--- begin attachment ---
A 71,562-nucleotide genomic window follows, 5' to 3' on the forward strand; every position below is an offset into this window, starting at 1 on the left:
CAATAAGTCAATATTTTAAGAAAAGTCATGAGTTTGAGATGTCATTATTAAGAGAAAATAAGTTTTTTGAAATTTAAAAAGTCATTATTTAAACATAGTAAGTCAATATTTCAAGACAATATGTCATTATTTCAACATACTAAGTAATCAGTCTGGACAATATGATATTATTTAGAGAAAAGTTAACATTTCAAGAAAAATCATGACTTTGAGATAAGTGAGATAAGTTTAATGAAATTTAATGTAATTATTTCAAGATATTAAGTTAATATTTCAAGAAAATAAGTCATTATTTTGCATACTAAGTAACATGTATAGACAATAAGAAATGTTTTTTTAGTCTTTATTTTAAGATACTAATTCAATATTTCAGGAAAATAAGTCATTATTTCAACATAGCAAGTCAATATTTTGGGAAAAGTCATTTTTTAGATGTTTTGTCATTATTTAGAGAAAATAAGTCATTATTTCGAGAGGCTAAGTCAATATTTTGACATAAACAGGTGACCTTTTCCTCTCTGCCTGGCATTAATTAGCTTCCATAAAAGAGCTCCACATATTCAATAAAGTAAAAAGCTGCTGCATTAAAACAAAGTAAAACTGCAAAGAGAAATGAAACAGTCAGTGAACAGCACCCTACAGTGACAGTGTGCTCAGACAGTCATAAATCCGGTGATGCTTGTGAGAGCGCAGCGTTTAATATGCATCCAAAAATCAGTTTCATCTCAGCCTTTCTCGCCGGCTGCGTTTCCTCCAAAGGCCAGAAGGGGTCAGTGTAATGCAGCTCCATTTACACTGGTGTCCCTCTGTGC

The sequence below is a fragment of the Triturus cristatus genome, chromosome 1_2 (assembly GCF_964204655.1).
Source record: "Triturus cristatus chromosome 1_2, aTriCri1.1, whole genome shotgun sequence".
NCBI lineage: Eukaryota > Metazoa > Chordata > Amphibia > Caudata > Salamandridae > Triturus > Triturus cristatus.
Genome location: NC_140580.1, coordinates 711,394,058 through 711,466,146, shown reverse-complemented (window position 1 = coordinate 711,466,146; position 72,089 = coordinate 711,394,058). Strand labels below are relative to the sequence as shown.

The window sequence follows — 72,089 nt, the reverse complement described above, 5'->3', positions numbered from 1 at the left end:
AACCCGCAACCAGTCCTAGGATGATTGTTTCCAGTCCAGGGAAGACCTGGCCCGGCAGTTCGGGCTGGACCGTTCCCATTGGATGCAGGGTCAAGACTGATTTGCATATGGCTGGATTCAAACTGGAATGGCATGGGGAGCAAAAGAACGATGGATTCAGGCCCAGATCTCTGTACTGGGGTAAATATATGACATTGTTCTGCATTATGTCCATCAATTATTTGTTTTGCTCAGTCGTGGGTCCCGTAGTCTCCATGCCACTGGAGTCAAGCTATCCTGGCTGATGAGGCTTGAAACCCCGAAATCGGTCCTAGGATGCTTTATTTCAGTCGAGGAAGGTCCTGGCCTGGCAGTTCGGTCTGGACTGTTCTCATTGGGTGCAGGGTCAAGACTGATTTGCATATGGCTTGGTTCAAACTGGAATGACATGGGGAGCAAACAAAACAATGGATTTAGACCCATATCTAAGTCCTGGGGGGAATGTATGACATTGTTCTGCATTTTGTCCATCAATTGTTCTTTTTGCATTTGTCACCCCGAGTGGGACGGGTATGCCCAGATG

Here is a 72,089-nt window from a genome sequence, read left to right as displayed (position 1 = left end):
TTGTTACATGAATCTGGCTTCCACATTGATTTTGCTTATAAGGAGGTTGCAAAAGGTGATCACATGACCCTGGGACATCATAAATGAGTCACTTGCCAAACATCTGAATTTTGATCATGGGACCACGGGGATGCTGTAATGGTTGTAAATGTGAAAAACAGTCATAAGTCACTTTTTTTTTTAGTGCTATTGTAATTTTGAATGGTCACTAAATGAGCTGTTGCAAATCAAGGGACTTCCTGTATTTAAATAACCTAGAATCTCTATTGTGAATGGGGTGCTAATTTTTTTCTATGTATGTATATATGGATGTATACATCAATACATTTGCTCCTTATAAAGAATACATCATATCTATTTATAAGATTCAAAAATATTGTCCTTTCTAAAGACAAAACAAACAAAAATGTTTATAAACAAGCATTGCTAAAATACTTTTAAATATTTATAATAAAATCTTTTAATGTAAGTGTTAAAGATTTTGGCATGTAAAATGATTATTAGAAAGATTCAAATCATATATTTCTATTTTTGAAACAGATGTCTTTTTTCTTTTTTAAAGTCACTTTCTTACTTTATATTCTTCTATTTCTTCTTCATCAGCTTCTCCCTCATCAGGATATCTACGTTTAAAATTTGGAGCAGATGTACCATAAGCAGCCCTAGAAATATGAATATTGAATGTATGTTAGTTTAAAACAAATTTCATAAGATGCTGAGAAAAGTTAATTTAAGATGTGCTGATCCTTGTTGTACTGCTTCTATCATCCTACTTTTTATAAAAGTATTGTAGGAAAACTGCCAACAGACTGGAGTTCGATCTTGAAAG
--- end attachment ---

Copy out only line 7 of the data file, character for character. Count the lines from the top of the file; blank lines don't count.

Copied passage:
The window sequence follows — 72,089 nt, the reverse complement described above, 5'->3', positions numbered from 1 at the left end: